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Welcome to JustAnswer.The white line to which you refer is technically referred to as the "linea alba", which (not surprisingly) translated from the latin literally means "white line". It is an area of "hyperkeratosis", or thickening of the surface tissue layers in the cheek lining, in response to the frictional contact with the teeth. The linea alba is typically located exactly at the level where the upper and lower teeth meet.This phenomenon is completely normal. However, it may thicken in response to an increase in the amount of friction sustained by the cheeks, as might result from an unconscious cheek chewing habit. This is no different from the growth of calluses on the hands of someone who does heavy manual labor, and no more significant.If your linea alba is thickening, you should take note of any unconscious habitual cheek chewing or any other activity which might increase frictional exposure to the cheek linings. There is not much more that you can do to reduce the thickness of these lines other than to eliminate the only factor that leads to thickening-- direct frictional contact.Hope this helps...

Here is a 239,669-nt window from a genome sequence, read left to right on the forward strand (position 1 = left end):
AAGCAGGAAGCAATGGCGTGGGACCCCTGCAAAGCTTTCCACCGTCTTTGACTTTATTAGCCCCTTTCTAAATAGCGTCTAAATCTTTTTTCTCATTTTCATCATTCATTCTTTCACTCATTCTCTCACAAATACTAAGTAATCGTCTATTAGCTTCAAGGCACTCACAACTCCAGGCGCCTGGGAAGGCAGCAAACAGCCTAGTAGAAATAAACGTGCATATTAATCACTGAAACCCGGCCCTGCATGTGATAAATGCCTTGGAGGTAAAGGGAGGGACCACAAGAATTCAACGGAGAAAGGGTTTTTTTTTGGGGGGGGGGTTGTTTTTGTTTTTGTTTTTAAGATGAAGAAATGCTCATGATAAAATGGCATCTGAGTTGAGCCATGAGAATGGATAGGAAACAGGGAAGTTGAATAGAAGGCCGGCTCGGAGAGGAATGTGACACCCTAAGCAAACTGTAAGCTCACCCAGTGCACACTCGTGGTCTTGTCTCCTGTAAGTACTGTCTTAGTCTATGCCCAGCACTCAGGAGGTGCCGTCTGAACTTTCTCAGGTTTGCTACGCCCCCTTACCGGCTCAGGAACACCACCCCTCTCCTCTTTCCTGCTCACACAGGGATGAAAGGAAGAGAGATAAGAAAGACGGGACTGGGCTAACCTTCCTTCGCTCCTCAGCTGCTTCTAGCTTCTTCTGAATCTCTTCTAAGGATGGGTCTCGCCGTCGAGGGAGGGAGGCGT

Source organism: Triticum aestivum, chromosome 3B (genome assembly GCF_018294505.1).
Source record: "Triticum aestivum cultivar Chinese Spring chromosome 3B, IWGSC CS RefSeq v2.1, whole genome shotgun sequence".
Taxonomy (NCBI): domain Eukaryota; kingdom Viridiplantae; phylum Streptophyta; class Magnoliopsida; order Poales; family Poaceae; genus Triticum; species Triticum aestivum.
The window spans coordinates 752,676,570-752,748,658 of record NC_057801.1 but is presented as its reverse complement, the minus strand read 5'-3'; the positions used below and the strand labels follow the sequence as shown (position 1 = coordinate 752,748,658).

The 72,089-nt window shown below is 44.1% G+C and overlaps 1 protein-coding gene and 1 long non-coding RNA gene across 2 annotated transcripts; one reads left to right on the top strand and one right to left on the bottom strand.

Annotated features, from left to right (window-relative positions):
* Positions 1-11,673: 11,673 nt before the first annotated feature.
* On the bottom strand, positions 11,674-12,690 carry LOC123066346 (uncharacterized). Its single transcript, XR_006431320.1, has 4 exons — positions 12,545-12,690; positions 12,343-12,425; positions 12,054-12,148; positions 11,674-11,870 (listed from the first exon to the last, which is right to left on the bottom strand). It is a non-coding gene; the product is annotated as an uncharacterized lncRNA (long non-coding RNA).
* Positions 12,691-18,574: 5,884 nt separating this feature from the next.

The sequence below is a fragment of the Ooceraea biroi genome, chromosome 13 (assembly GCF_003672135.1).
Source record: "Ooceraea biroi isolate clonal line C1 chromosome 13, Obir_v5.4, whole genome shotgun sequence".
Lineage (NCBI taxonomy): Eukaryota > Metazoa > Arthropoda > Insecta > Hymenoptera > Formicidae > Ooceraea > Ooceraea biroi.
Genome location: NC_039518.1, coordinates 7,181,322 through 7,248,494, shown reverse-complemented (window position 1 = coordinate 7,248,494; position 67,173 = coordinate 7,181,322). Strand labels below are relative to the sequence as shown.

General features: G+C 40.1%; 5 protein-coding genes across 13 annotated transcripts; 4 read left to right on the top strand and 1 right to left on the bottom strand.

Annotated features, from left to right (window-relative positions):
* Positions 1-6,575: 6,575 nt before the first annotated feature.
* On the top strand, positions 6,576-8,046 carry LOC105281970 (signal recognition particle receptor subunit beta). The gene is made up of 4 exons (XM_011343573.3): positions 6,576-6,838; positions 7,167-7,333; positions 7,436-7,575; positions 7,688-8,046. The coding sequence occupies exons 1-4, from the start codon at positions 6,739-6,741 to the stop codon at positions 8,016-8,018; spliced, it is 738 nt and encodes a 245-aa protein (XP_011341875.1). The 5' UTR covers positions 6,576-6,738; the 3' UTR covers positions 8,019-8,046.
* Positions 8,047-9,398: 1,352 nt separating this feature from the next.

No-- an acetaminophen overdose would not account for the white line, which would be totally unrelated. That is not to say that an acetaminophen overdose is trivial-- this is a medication that has a narrow therapeutic dosage range, and dosages just slightly above the recommended dosage can cause liver injury, especially if consumed with alcohol or other products known to be toxic to the liver. (No more than 4 grams, or 8 Extra-Strength Tylenol tablets should be taken in a 24-hour period.) If there are any other symptoms, including jaundice or malaise, you may want to consult with your medical doctor to measure your blood liver enzymes to assure no damage was done. Again, this would not be relevant to your linea alba.Good luck!
If your linea alba is thickening, you should take note of any unconscious habitual cheek chewing or any other activity which might increase frictional exposure to the cheek linings. There is not much more that you can do to reduce the thickness of these lines other than to eliminate the only factor that leads to their thickening-- direct frictional contact. As for the line remaining raised-- it will continue to be raised to some extent, because it is normal for it to be so.Good luck!
Yes, it is likely, because it is normal for them to be raised. Whether or not they vary in thickness will depend on the amount of frictional contact they sustain during normal functional and para-functional activity.Good luck!
If you are concerned about it, even though, as Dr Borfeld said, it is a normal occurrence, you could ask your dentist to build you a night guard. That will protect your soft tissues if you have bruxism at night (clench your teeth) I hope this helps!
Dr Mariana Levy